The Only Salts You Need for Cooking

Published Categorized as Cooking Tips
The Only Salts You Need for CookingTobi /123RF

Take your dishes from drab to fab with these two types of salt. Your taste buds — and family members, and dinner guests — will thank you.

Salt is super important in any recipe, right? It’s like the glue that holds it all together. But with all the different types out there, it’s easy to get overwhelmed. Smoked sea salt and truffle salt are hip and cool and everything, but do you really need them in your kitchen?

Truth is, you only really need two types of salt in your kitchen: kosher salt and a finishing salt. The kosher salt is for brining, seasoning, and to use in cooking. The finishing salt for sprinkling over baked goods and roast meats and vegetables.

Of course, there’s more to it than meets the eye. So let me break it down for you. Just keep reading, and I’ll fill you in on the details as always.

Kosher Salt

First up, we have kosher salt. It’s a little pricier than table salt, but nevertheless affordable. It’s also free from additives, like the stuff they add to table salt to keep it from clumping. (Most table salts contain anti-caking agents, like magnesium carbonate or sodium silicoaluminate. Kosher salt is kosher, so it’s pure.)

Kosher salt’s large, flaky crystals make it easy to pinch and sprinkle, which means you can get the perfect amount of salt on your greens without going overboard. It’s also great for dry-brining meats. Just rub a little kosher salt on those steaks, pork chops, or chicken breasts an hour before cooking, then refrigerate, and it will tenderize the meat and add flavor.

Besides, kosher salt is the no-frills choice when you’re cooking because you can pick it up and sprinkle it with your fingers — whether over the asparagus shoots hissing in that cast iron skillet of yours or in the pasta sauce you’re cooking up in a pot. And, unlike table salt, Himalayan salt, and fine sea salt, it doesn’t clump.

How to use kosher salt like a pro:

  • Start with a good quality kosher salt.
  • Add salt at the beginning of cooking to give it time to dissolve and season the dish evenly.
  • Salt liberally, but don’t go overboard. You can always add salt, but you can’t take salt away. Taste as you go and add more as needed.
  • When using a recipe as a guide, remember that everyone has a different salt preference — what’s good enough for the author might be too bland or way too salty for your taste.

So, the next time you’re cooking, have some kosher salt on hand. Trust me on this; once you start using it, you’ll be reaching for it all the time.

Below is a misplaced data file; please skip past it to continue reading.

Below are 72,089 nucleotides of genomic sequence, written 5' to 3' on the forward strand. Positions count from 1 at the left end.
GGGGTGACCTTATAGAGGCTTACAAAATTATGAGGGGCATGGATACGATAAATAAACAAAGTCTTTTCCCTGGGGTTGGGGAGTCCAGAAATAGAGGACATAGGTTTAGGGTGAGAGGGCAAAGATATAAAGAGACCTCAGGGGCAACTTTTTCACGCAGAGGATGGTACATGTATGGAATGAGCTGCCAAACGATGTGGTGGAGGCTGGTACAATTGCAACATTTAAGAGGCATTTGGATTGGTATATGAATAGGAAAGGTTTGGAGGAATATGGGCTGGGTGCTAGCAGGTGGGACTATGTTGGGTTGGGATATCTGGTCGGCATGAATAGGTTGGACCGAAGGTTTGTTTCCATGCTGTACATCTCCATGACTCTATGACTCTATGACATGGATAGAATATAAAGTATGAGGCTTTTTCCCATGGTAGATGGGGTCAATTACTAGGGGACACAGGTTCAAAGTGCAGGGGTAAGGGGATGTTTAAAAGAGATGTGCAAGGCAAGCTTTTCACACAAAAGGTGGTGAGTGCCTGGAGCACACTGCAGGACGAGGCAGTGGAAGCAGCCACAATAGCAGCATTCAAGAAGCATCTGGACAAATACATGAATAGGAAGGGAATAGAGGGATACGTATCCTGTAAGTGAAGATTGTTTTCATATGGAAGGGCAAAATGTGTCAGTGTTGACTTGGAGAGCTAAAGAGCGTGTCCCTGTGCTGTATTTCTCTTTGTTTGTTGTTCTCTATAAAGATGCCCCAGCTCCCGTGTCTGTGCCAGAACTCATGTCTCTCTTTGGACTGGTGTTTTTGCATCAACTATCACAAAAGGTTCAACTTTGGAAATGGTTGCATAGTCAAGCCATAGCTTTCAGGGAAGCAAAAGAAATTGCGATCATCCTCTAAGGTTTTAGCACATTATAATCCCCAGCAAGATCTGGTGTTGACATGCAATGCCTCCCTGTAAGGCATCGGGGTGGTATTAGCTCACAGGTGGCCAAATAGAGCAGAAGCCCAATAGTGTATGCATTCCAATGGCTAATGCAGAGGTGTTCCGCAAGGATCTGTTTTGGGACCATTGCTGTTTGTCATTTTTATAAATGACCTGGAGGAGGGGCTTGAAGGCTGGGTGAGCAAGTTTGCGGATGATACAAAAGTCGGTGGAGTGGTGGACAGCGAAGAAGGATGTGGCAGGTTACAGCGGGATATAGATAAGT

Finishing Salt

Finishing salt…

Sounds fancy. What’s a finishing salt, anyway?

Salt, at least the kind we use in the kitchen, can be divided up into two types: cooking salt and finishing salt.

Cooking salt is the type of salt you sprinkle on meats, vegetables, and add to gravies, sauces, soups, braises, and stews before cooking them or while they’re cooking. Finishing salt is a little different. It’s a special kind of salt. One that you add to the food after it’s done cooking that takes your dish from good to great.

Finishing salt is the final touch, the pièce de résistance, that je ne sais quoi that brings all the other flavors together and ties them into a perfectly seasoned knot. It’s not just any old salt. No, no, no. It’s a special breed of salt that comes in a variety of shapes, sizes, and flavors.

There’s flaky Maldon sea salt, crunchy sel gris, and delicate fleur de sel, to name a few. Each one brings its own unique texture and flavor to the table, so it’s important to choose the right one for the job.

So, how do you use finishing salt?

Sprinkle a little bit over your finished dish before serving. A little goes a long way — salt sparingly. You can also sprinkle it over vegetables before roasting, grilling, or broiling, or even use it as a finishing touch on a slice of bread with butter.

Once you’ve opened up to finishing salt, the possibilities are endless! Just remember this trick to making it work: Use a little less cooking salt than you normally would so the finishing salt can shine in the end without oversalting your dish.

The Bottom Line

Salt, salt, salt! It’s the glue that holds our culinary creations together. Fancy salts are all the rage, but do you really need them in your kitchen? Honestly, all you need is kosher salt and one type of finishing salt. That’s it!

Kosher salt is the no-frills choice for cooking. It’s affordable, pure, and has those big, flaky crystals that make it easy to pinch and sprinkle just the right amount in. Besides, it’s ideal for dry-brining meats, tenderizing and adding flavor. Come on, name one person doesn’t love a good dry-brined steak!

Then there’s finishing salt, the fanciest salt of them all. This special type of salt is the cherry on top of your dish, the thing that adds that salty crunch you get in fancy steakhouses and high-end restaurants. Sprinkle some over your finished dish before serving and boom, you’ve got yourself a masterpiece.

But don’t just take my word for it. Give these salts a try in your own kitchen.



By Dim Nikov

Food writer, Home Cook World editor, and author of Cooking Methods & Techniques: A Crash Course on How to Cook Delicious Food at Home for Beginners. Cooking up a storm for 30 years, and still no sign of a hurricane warning.

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